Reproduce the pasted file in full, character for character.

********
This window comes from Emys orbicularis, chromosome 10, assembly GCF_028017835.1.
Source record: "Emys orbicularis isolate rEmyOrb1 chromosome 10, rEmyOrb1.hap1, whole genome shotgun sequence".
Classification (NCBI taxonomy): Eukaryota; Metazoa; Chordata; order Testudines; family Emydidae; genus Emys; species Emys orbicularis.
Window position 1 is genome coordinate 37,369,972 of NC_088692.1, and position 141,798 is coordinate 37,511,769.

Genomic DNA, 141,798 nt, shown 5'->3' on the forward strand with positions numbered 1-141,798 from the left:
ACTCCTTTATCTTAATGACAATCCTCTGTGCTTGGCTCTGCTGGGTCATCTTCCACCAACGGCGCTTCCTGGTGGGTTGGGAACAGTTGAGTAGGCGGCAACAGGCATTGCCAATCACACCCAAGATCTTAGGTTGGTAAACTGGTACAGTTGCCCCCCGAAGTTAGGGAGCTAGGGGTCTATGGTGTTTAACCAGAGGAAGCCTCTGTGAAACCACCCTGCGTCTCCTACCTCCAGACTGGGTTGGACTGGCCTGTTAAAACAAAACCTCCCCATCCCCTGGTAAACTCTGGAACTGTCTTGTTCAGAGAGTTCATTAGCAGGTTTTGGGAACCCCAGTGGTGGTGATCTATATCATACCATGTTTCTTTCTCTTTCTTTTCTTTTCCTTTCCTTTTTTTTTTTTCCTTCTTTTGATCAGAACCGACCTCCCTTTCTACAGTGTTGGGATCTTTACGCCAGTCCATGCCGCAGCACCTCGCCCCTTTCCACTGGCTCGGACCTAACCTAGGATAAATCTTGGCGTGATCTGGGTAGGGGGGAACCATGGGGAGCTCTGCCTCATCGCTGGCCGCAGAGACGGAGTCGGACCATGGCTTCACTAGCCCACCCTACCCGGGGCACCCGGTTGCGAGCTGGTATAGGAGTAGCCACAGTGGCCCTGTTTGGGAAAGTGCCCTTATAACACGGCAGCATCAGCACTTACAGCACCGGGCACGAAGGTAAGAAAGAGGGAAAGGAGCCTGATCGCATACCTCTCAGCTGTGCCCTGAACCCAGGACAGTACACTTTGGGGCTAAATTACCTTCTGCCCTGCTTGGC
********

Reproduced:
This window comes from Emys orbicularis, chromosome 10, assembly GCF_028017835.1.
Source record: "Emys orbicularis isolate rEmyOrb1 chromosome 10, rEmyOrb1.hap1, whole genome shotgun sequence".
Classification (NCBI taxonomy): Eukaryota; Metazoa; Chordata; order Testudines; family Emydidae; genus Emys; species Emys orbicularis.
Window position 1 is genome coordinate 37,369,972 of NC_088692.1, and position 141,798 is coordinate 37,511,769.

Genomic DNA, 141,798 nt, shown 5'->3' on the forward strand with positions numbered 1-141,798 from the left:
ACTCCTTTATCTTAATGACAATCCTCTGTGCTTGGCTCTGCTGGGTCATCTTCCACCAACGGCGCTTCCTGGTGGGTTGGGAACAGTTGAGTAGGCGGCAACAGGCATTGCCAATCACACCCAAGATCTTAGGTTGGTAAACTGGTACAGTTGCCCCCCGAAGTTAGGGAGCTAGGGGTCTATGGTGTTTAACCAGAGGAAGCCTCTGTGAAACCACCCTGCGTCTCCTACCTCCAGACTGGGTTGGACTGGCCTGTTAAAACAAAACCTCCCCATCCCCTGGTAAACTCTGGAACTGTCTTGTTCAGAGAGTTCATTAGCAGGTTTTGGGAACCCCAGTGGTGGTGATCTATATCATACCATGTTTCTTTCTCTTTCTTTTCTTTTCCTTTCCTTTTTTTTTTTTCCTTCTTTTGATCAGAACCGACCTCCCTTTCTACAGTGTTGGGATCTTTACGCCAGTCCATGCCGCAGCACCTCGCCCCTTTCCACTGGCTCGGACCTAACCTAGGATAAATCTTGGCGTGATCTGGGTAGGGGGGAACCATGGGGAGCTCTGCCTCATCGCTGGCCGCAGAGACGGAGTCGGACCATGGCTTCACTAGCCCACCCTACCCGGGGCACCCGGTTGCGAGCTGGTATAGGAGTAGCCACAGTGGCCCTGTTTGGGAAAGTGCCCTTATAACACGGCAGCATCAGCACTTACAGCACCGGGCACGAAGGTAAGAAAGAGGGAAAGGAGCCTGATCGCATACCTCTCAGCTGTGCCCTGAACCCAGGACAGTACACTTTGGGGCTAAATTACCTTCTGCCCTGCTTGGC